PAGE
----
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IR transmitter comparison

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EOJ

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hey guys, I hope all is well. I have a question about the following two schematics. One is a high power IR transmitter and the other is a long range ir transmitter. When I look at them both I feel like they're doing the same thing just in a different way. Would I be correct to assume that they are modulating the IR signal? i see that they are pulsing the collector current to allow the highest intensity of light emitted as well. Is pulsing the collector current effectively modulating the IR signal? Thanks for your time.

long range: http://www.electroschematics.com/6114/long-range-ir-transmitter/

high power: http://www.electroschematics.com/3876/high-power-ir-transmitter/#comment-1530085
 

Nigel Goodwin

Super Moderator
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Same sort of thing, but the first one is poorly designed, you don't place the LED's in parallel, you put them in series as in the second one.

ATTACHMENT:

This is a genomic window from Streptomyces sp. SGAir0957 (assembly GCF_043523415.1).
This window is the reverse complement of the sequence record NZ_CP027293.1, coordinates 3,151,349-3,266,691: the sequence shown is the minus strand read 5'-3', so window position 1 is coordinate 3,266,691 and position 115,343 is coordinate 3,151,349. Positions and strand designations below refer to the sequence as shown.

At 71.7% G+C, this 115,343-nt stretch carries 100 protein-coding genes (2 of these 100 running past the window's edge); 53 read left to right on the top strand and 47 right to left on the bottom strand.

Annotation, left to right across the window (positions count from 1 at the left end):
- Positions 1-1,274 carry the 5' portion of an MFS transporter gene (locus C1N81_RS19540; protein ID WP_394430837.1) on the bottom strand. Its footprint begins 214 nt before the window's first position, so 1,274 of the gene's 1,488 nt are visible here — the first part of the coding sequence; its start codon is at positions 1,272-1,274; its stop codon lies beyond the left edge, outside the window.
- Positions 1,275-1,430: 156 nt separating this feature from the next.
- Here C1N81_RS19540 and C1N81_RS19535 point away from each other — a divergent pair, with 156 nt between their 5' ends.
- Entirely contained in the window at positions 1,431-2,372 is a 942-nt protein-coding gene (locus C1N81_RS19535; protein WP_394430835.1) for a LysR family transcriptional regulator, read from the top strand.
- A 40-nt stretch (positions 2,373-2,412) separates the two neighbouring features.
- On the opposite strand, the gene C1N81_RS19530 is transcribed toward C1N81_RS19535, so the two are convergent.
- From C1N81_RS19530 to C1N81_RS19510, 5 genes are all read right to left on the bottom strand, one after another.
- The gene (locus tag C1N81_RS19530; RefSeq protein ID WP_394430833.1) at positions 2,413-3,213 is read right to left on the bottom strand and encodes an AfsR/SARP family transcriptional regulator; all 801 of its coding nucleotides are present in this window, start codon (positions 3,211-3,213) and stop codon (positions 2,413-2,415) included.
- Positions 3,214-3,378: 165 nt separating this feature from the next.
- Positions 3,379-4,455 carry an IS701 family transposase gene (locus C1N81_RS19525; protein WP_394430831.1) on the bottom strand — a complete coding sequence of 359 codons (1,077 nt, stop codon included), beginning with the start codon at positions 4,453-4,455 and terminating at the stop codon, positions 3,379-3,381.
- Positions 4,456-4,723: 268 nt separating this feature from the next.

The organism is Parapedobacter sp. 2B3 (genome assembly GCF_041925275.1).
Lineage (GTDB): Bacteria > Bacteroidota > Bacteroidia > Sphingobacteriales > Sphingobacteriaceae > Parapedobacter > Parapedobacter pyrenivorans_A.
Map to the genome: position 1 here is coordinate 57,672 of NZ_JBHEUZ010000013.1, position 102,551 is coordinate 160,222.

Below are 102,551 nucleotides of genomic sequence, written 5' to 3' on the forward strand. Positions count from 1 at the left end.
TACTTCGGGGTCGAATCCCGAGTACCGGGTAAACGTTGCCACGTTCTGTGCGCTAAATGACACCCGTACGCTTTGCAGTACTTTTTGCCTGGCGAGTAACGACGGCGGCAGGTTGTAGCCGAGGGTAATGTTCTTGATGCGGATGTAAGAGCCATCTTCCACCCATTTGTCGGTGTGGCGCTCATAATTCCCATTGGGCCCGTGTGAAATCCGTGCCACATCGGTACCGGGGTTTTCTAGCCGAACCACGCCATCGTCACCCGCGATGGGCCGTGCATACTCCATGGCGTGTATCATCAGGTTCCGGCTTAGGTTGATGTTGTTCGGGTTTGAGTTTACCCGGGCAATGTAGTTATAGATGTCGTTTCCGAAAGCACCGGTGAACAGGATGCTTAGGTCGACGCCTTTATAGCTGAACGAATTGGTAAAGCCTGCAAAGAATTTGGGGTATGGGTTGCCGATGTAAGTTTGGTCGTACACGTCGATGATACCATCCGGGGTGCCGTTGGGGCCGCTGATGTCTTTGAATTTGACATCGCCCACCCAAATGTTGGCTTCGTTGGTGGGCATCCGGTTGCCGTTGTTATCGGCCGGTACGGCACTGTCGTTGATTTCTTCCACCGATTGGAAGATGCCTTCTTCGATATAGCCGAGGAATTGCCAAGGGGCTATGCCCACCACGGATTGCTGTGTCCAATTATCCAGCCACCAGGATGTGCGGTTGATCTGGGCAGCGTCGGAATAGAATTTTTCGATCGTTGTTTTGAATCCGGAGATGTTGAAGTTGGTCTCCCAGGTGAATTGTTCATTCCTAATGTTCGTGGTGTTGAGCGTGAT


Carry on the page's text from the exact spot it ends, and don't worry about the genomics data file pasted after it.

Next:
Neither of them modulate a carrier, they both just pulse the LED's ON and OFF.
 

MikeMl

Well-Known Member
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The net is flooded with poorly-conceived electronics sites created by inexperienced newbies. Electroschematics is one of those.

What are you trying to do?
Send Data?
Beam-Break detector?
 

EOJ

Member
Mike and Nigel, thanks for your response.

Nigel, we want series because we want a uniform current through each IR emitter correct? I guess I could alter the circuit and place all LEDs in series to mitigate the problem?

Mike, I am making an IR tracking system to track a free falling object. So my IR compound eye is my radar/sonar. I"m want to modulate the IR so the receiver can discriminate from the ambient IR in the room. I figured that pulsing a BD 140 will increase my IR light intensity hence increasing the IR transmit range. I guess I am a little confused on the difference between pulsing and modulating. I know what modulating is and its role in Comm, but am I doing both by only pulsing the BD 140? I'm not transmitting any data. What the receiver receives will be fed into a differential op amp which will go to a DC motor and "track" and moving object based on the amt of IR light received.

My plan is to modify the following circuit to increase it's range.